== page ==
Study for Meditation Mat

Study for Meditation Mat
Handspun Tapestry Weaving

Monday, 17 February 2014

Back to the Garden: Weaving a Meditation Practice

Raven is finished. Here's the front of the tapestry:

I prefer my tapestries to look as clean on the back as the front. (Rather like the way I prefer people-the face one presents to the world should not be radically different from what arises when one thinks no one else is watching.)

The completion of this work left me with no more excuses to avoid working on "The Garden," the tapestry I abandoned, in the summer of 2009.  (Time flies when you're having experiences.)  Yesterday morning, I gathered my tools, yarns, dusted off the loom, found my seat and began weaving.  This is where I left off:

The dotted line along the cartoon marks the halfway point of the work, so I have some distance to travel:

Starting over was interesting.  Not only have I been blocked from this piece, Fear was sitting there, too. Fear arose as soon as I began weaving; if I was to continue, I had to have a plan to deal with it. It's also important for me to respect the limits of my physical body at the moment (and tapestry weaving is notoriously hard on the body), so I spent some time thinking of the best way to approach these issues while weaving again.  I decided to use this weaving as a meditation practice.  I set a meditation timer for twenty minutes, weave with full attention for that time and when the bell sounds, I stop. If that is all I can weave for the day, that's fine-it's twenty more minutes of weaving than I've done in the past five years. Here is where I am today:

As usual, Mick the cat is there to guide me.  Can you see him?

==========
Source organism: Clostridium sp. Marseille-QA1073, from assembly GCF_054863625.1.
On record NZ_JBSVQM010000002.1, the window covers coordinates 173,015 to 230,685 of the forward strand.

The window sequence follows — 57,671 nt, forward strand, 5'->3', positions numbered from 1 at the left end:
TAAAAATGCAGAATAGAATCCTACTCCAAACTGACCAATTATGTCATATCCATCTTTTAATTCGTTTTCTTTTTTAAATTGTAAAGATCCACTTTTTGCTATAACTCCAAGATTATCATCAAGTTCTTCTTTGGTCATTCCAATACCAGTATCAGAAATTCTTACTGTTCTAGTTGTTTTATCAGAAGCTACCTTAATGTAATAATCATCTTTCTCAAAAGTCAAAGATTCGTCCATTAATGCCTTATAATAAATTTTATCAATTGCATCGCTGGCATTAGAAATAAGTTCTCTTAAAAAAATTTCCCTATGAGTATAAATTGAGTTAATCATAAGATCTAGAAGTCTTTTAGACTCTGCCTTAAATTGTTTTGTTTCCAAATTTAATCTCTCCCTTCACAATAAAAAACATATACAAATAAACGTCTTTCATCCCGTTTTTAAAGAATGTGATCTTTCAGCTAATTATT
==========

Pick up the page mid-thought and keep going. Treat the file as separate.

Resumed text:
What strikes me most about this tapestry is the vibrancy of the colours I dyed and spun. These are colours I love; these are colours I used to wrap myself in.  The past few years have seen a shift to neutrals, which are lovely in themselves, but somehow, not "Me." Maybe, just maybe, this weaving will take me back to that Garden of colours that sing to me, the colours that vibrate my Heart Song. We shall see.


Friday, 14 February 2014

The Truth is Out There (But It May Not Be What You Think): Learning to Unlock Our Beliefs

I've been watching The Pyramid Code on Netflix, in which scientists and wisdom keepers challenge the conventional belief that the Pyramids of Egypt and other Egyptian artifacts were designed as tombs and for worship.  The documentary makes a compelling case that these great structures were designed and built by highly advanced beings with sophisticated knowledge of energy systems using aquifers, constellations (including and especially Orion, Leo, Sirius and the Pleiades) and Earth energy lines ("dragon lines," according to Chinese wisdom).  There is some indication that these systems were built as sound (as in "hearing") energy healing systems, which makes the evidence all the more fascinating.

In the documentary, Carmen Boulter, who at the time of the film was connected with the University of Calgary, disputes our belief that we are the most advanced, sophisticated civilization of Earthly times.  She and others assert that there were far more advanced peoples long ago, with knowledge and skills long lost to us.  One of the segments refers visually to the concept of cylical time, in which, as many Indian scriptures state, we are currently living in the darkness of Kali Yuga, when the cycle of humanity and time falls apart before we move again towards a Golden Age.